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1/28
2016
Terry Slattery

Network Field Day 11: NetScout Takes the Pulse of the Network

NetScout, well known for its high-performance network monitoring systems, has entered the application performance monitoring market with a probe-based system called TruView Live that uses a probe named Pulse. Watch the NFD11 presentations by NetScout. The probes create synthetic transactions for web, VOIP, and video traffic. The physical probes are Linux-based processors that are powered via a PoE connection, making them small and easy to deploy. Of course, you have to have PoE switches for them to work out of the box. Separate voice VLANs are properly handled properly, but only SIP voice is currently supported (no Cisco Skinny protocol).

The Advantages of Probes

I like probe-based systems because they can be easily deployed and provide good visibility into problems that affect applications. Many customers are more successful with application probes than they are with complex network monitoring systems. However, like any network management system, it does require that someone manage the probe locations, monitor the reports, and take corrective action when a problem is reported.

The Pulse is useful in networks where visibility is limited or nonexistent. A VM version is available for installation in public cloud deployments. Monitoring the traffic between the corporate network and the public cloud provides another level of visibility over networks and infrastructure that other tools cannot monitor. Probes are also useful where the application traffic may not be present at all times. Tests can be run during times when the real applications are not running. So VOIP connectivity to remote sites can be checked even when no one is at the site.

TruView also provides about 10 probe sites located around the world from which customers can configure tests to monitor their web infrastructure. Being able to monitor from multiple sites is a very useful feature and should be expanded to additional sites worldwide.

The Disadvantages of Probes

One of the biggest problems with probes is keeping the software updated. NetScout eliminates this disadvantage by creating a process in which the probes perform automatic updates.

Installation and power are another common problem. The Pulse is a very small form factor, avoiding the problem of mounting and power that larger probes present.

Suggestions for NetScout

The NetScout Pulse comes in a small box that includes the hardware and a pair of AA batteries that power the unit when doing an initial installation where PoE isn’t available. The batteries do not last very long, so a PoE connection is required for any real monitoring. There should be an option to order the Pulse with an Ethernet power injector for sites where the switch infrastructure doesn’t provide PoE. Otherwise, the customer must be aware of the need for PoE and must procure power injectors from another source.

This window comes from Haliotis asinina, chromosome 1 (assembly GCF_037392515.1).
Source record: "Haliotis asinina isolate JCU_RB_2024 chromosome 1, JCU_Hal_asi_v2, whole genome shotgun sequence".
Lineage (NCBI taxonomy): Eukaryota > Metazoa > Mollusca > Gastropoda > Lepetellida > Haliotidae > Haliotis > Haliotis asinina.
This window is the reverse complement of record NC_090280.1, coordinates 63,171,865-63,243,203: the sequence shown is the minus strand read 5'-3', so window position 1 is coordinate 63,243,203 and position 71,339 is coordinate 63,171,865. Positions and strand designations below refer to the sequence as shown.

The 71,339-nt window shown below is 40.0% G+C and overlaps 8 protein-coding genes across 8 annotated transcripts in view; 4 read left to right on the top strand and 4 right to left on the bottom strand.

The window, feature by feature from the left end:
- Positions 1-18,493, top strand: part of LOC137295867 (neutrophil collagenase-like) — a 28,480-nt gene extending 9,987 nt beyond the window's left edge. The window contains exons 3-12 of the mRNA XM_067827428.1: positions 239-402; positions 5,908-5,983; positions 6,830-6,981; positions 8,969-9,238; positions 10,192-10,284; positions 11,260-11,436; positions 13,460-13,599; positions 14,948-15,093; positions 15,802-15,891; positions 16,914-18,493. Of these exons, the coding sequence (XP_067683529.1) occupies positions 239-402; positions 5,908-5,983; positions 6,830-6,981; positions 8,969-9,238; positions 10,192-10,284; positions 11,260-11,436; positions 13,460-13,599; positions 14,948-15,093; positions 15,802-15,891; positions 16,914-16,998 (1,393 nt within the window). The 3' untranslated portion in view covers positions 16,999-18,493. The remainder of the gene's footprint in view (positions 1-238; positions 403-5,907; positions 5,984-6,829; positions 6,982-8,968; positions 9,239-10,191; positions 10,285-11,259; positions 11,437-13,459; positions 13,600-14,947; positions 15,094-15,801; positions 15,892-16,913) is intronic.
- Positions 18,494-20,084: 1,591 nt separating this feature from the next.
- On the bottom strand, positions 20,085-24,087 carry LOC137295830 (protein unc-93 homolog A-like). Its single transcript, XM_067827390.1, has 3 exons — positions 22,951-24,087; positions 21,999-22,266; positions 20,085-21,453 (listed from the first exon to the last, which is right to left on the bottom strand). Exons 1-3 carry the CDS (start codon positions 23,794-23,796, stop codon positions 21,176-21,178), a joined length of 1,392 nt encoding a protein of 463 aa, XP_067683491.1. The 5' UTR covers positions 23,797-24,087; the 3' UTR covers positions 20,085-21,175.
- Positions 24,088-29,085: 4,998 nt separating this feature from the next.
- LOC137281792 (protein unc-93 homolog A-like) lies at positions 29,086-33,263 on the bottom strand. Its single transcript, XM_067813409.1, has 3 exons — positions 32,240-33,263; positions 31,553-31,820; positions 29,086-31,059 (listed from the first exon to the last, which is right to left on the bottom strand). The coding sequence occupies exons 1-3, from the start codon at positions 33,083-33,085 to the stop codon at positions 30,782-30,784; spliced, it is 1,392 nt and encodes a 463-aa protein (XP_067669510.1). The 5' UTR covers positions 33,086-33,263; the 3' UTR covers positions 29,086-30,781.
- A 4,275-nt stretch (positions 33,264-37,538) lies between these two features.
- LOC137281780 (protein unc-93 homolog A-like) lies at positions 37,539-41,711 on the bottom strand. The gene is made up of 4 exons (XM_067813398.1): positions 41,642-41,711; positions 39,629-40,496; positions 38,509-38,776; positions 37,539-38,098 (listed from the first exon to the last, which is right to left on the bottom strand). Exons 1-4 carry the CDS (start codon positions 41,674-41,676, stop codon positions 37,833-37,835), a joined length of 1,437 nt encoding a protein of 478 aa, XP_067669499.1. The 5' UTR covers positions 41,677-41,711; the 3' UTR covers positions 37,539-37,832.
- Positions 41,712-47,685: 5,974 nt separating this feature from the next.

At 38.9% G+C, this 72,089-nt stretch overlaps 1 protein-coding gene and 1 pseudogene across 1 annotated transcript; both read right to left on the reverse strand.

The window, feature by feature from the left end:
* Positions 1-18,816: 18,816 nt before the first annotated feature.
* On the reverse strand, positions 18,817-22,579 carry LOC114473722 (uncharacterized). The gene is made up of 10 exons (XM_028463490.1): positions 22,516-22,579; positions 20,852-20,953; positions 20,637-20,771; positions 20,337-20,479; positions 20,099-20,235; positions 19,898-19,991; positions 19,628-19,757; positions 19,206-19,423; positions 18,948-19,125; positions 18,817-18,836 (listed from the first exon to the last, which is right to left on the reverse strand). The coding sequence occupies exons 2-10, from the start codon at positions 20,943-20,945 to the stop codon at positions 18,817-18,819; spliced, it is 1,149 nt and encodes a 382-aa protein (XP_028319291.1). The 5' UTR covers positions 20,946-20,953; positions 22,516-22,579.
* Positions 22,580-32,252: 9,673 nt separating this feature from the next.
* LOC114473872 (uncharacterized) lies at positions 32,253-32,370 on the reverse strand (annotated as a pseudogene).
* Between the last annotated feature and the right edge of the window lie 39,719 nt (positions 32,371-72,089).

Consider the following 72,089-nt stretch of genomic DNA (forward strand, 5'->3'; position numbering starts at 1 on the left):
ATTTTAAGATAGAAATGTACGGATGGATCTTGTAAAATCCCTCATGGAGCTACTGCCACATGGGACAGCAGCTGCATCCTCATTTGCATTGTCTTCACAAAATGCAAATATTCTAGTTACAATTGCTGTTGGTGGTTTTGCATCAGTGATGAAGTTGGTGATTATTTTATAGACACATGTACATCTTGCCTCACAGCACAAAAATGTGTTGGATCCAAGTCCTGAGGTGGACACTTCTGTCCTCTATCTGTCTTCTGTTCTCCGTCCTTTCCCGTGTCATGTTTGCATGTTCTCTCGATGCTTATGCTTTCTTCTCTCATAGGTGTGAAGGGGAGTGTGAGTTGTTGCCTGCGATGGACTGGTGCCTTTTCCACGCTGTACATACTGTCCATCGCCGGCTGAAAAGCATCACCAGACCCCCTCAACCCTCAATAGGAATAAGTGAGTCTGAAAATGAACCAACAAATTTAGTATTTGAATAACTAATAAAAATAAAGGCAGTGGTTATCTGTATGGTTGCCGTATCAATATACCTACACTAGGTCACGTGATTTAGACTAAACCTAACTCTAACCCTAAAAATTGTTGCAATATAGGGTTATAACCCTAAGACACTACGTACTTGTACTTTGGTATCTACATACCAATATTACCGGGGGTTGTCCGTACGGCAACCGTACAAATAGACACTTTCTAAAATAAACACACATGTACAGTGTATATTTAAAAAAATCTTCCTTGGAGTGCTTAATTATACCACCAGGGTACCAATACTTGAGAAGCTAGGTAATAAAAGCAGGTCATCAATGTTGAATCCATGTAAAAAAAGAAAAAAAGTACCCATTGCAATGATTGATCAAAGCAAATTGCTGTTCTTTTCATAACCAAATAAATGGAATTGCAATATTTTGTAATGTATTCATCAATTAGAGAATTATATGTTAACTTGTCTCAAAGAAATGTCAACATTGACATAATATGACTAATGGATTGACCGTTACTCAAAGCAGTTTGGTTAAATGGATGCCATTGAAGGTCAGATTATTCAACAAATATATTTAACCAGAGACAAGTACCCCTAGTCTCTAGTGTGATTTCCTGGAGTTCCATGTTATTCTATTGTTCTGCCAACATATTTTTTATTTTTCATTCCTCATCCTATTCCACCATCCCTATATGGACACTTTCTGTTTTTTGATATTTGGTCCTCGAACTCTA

The Pulse has a unique code that must be input to the NetScout portal to enable the device. But upon looking at the exterior of the box, there was no corresponding barcode that matched the device’s code. A customer who orders tens or hundreds of Pulse probes will have to use a manual process to enter all the codes. An external bar code and a process for entering probe IDs in bulk are going to be critical for large unit sales.

As mentioned in the disadvantages above, the web server that runs on the Pulse should be secured with at least a self-signed certificate, so that connections to the Pulse are encrypted. In modern security-conscious environments, it is important to take every security step possible.

NetScout should add more protocols, such as mail and ping, the latter of which was conspicuous by its absence. The existing traceroute functionality should be enhanced to show changes in the path over time, which may indicate that a network problem is due to a path change.

Summary

None of the above suggestions are show-stopper problems and its advantages outweigh the disadvantages. The current Pulse has some of the symptoms of a new product. It will be interesting to see how quickly NetScout moves forward with improvements.

For a conversation about your own organization’s network and application monitoring needs, feel free to reach out.

Disclaimer: The vendors at NFD11 do not pay delegates for blog posts. They paid indirectly for my travel and lodging to attend NFD11.

Terry Slattery

Terry Slattery

Principal Architect

Terry Slattery is a Principal Architect at NetCraftsmen, an advanced network consulting firm that specializes in high-profile and challenging network consulting jobs. Terry is currently working on network management, SDN, business strategy consulting, and interesting legal cases. He is the founder of Netcordia, inventor of NetMRI, has been a successful technology innovator in networking during the past 20 years, and is co-inventor on two patents. He has a long history of network consulting and design work, including some of the first Cisco consulting and training. As a consultant to Cisco, he led the development of the current Cisco IOS command line interface. Prior to Netcordia, Terry founded Chesapeake Computer Consultants, which became a Cisco premier training and consulting partner. At Chesapeake, he co-invented and patented the v-LAB system to provide hands-on access to real hardware for the hands-on component of internetwork training classes. Terry co-authored the successful McGraw-Hill text "Advanced IP Routing in Cisco Networks," is the second CCIE (1026) awarded, and is a regular speaker at Enterprise Connect and Interop. He currently blogs at TechTarget, No Jitter and our very own NetCraftsmen.

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